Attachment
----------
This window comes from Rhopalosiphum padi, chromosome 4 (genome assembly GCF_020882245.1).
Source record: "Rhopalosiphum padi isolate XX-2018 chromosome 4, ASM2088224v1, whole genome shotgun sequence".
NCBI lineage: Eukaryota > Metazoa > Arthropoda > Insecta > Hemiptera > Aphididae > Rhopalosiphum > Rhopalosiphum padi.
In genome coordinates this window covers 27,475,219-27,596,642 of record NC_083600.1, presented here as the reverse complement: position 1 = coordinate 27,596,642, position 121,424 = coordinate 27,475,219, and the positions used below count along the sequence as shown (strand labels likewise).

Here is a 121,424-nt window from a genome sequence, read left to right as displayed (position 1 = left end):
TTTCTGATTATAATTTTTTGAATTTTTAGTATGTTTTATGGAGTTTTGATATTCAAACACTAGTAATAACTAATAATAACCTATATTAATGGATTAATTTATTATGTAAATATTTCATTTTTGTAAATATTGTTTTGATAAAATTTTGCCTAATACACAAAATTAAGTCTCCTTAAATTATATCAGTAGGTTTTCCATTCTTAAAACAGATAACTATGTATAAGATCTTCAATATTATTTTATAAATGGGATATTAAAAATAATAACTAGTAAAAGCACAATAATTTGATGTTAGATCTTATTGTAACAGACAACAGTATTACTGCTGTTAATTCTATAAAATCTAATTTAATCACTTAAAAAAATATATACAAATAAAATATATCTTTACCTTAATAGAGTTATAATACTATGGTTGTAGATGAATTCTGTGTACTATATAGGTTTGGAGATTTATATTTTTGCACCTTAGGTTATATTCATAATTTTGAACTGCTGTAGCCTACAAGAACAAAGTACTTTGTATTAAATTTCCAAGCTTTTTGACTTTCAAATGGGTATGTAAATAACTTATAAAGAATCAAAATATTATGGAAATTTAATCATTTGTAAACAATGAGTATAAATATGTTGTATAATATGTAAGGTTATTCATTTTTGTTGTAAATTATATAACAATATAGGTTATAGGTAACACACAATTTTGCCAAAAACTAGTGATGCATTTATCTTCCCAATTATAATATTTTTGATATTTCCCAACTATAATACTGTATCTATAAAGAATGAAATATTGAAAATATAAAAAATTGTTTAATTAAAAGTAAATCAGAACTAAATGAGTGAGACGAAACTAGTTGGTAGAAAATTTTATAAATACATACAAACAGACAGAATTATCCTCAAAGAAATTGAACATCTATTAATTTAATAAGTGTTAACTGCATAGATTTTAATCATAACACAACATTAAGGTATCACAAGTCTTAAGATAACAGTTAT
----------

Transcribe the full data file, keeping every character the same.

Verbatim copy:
This window comes from Rhopalosiphum padi, chromosome 4 (genome assembly GCF_020882245.1).
Source record: "Rhopalosiphum padi isolate XX-2018 chromosome 4, ASM2088224v1, whole genome shotgun sequence".
NCBI lineage: Eukaryota > Metazoa > Arthropoda > Insecta > Hemiptera > Aphididae > Rhopalosiphum > Rhopalosiphum padi.
In genome coordinates this window covers 27,475,219-27,596,642 of record NC_083600.1, presented here as the reverse complement: position 1 = coordinate 27,596,642, position 121,424 = coordinate 27,475,219, and the positions used below count along the sequence as shown (strand labels likewise).

Here is a 121,424-nt window from a genome sequence, read left to right as displayed (position 1 = left end):
TTTCTGATTATAATTTTTTGAATTTTTAGTATGTTTTATGGAGTTTTGATATTCAAACACTAGTAATAACTAATAATAACCTATATTAATGGATTAATTTATTATGTAAATATTTCATTTTTGTAAATATTGTTTTGATAAAATTTTGCCTAATACACAAAATTAAGTCTCCTTAAATTATATCAGTAGGTTTTCCATTCTTAAAACAGATAACTATGTATAAGATCTTCAATATTATTTTATAAATGGGATATTAAAAATAATAACTAGTAAAAGCACAATAATTTGATGTTAGATCTTATTGTAACAGACAACAGTATTACTGCTGTTAATTCTATAAAATCTAATTTAATCACTTAAAAAAATATATACAAATAAAATATATCTTTACCTTAATAGAGTTATAATACTATGGTTGTAGATGAATTCTGTGTACTATATAGGTTTGGAGATTTATATTTTTGCACCTTAGGTTATATTCATAATTTTGAACTGCTGTAGCCTACAAGAACAAAGTACTTTGTATTAAATTTCCAAGCTTTTTGACTTTCAAATGGGTATGTAAATAACTTATAAAGAATCAAAATATTATGGAAATTTAATCATTTGTAAACAATGAGTATAAATATGTTGTATAATATGTAAGGTTATTCATTTTTGTTGTAAATTATATAACAATATAGGTTATAGGTAACACACAATTTTGCCAAAAACTAGTGATGCATTTATCTTCCCAATTATAATATTTTTGATATTTCCCAACTATAATACTGTATCTATAAAGAATGAAATATTGAAAATATAAAAAATTGTTTAATTAAAAGTAAATCAGAACTAAATGAGTGAGACGAAACTAGTTGGTAGAAAATTTTATAAATACATACAAACAGACAGAATTATCCTCAAAGAAATTGAACATCTATTAATTTAATAAGTGTTAACTGCATAGATTTTAATCATAACACAACATTAAGGTATCACAAGTCTTAAGATAACAGTTAT